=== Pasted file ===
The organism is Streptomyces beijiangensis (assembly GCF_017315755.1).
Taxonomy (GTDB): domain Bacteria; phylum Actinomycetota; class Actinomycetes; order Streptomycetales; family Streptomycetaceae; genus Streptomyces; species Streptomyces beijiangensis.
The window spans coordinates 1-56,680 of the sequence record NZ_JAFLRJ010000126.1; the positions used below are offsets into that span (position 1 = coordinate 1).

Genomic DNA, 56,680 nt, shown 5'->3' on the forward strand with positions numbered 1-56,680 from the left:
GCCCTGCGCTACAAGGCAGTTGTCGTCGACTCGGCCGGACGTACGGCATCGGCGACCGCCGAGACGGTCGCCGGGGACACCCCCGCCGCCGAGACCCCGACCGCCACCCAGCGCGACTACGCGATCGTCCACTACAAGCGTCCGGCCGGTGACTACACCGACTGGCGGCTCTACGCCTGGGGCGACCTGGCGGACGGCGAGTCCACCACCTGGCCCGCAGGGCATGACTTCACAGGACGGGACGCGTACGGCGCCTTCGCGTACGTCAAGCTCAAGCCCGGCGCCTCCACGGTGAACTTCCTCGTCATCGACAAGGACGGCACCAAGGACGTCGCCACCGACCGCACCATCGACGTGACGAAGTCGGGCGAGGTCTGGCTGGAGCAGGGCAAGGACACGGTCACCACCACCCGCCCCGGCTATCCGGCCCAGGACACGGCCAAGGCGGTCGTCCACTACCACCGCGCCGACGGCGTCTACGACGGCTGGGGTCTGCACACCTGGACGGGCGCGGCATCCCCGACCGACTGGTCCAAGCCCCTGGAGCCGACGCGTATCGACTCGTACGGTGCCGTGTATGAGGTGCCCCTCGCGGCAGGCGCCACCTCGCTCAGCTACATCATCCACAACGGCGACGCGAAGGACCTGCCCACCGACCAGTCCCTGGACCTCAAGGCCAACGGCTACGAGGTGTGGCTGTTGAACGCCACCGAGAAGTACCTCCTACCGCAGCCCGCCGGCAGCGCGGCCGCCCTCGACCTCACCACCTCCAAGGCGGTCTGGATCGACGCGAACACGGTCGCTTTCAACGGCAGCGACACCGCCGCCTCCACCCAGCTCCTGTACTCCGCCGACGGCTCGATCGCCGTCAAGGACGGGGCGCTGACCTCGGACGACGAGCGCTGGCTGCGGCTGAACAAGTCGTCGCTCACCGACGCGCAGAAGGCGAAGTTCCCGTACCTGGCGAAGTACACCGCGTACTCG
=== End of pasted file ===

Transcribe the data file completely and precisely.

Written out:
The organism is Streptomyces beijiangensis (assembly GCF_017315755.1).
Taxonomy (GTDB): domain Bacteria; phylum Actinomycetota; class Actinomycetes; order Streptomycetales; family Streptomycetaceae; genus Streptomyces; species Streptomyces beijiangensis.
The window spans coordinates 1-56,680 of the sequence record NZ_JAFLRJ010000126.1; the positions used below are offsets into that span (position 1 = coordinate 1).

Genomic DNA, 56,680 nt, shown 5'->3' on the forward strand with positions numbered 1-56,680 from the left:
GCCCTGCGCTACAAGGCAGTTGTCGTCGACTCGGCCGGACGTACGGCATCGGCGACCGCCGAGACGGTCGCCGGGGACACCCCCGCCGCCGAGACCCCGACCGCCACCCAGCGCGACTACGCGATCGTCCACTACAAGCGTCCGGCCGGTGACTACACCGACTGGCGGCTCTACGCCTGGGGCGACCTGGCGGACGGCGAGTCCACCACCTGGCCCGCAGGGCATGACTTCACAGGACGGGACGCGTACGGCGCCTTCGCGTACGTCAAGCTCAAGCCCGGCGCCTCCACGGTGAACTTCCTCGTCATCGACAAGGACGGCACCAAGGACGTCGCCACCGACCGCACCATCGACGTGACGAAGTCGGGCGAGGTCTGGCTGGAGCAGGGCAAGGACACGGTCACCACCACCCGCCCCGGCTATCCGGCCCAGGACACGGCCAAGGCGGTCGTCCACTACCACCGCGCCGACGGCGTCTACGACGGCTGGGGTCTGCACACCTGGACGGGCGCGGCATCCCCGACCGACTGGTCCAAGCCCCTGGAGCCGACGCGTATCGACTCGTACGGTGCCGTGTATGAGGTGCCCCTCGCGGCAGGCGCCACCTCGCTCAGCTACATCATCCACAACGGCGACGCGAAGGACCTGCCCACCGACCAGTCCCTGGACCTCAAGGCCAACGGCTACGAGGTGTGGCTGTTGAACGCCACCGAGAAGTACCTCCTACCGCAGCCCGCCGGCAGCGCGGCCGCCCTCGACCTCACCACCTCCAAGGCGGTCTGGATCGACGCGAACACGGTCGCTTTCAACGGCAGCGACACCGCCGCCTCCACCCAGCTCCTGTACTCCGCCGACGGCTCGATCGCCGTCAAGGACGGGGCGCTGACCTCGGACGACGAGCGCTGGCTGCGGCTGAACAAGTCGTCGCTCACCGACGCGCAGAAGGCGAAGTTCCCGTACCTGGCGAAGTACACCGCGTACTCG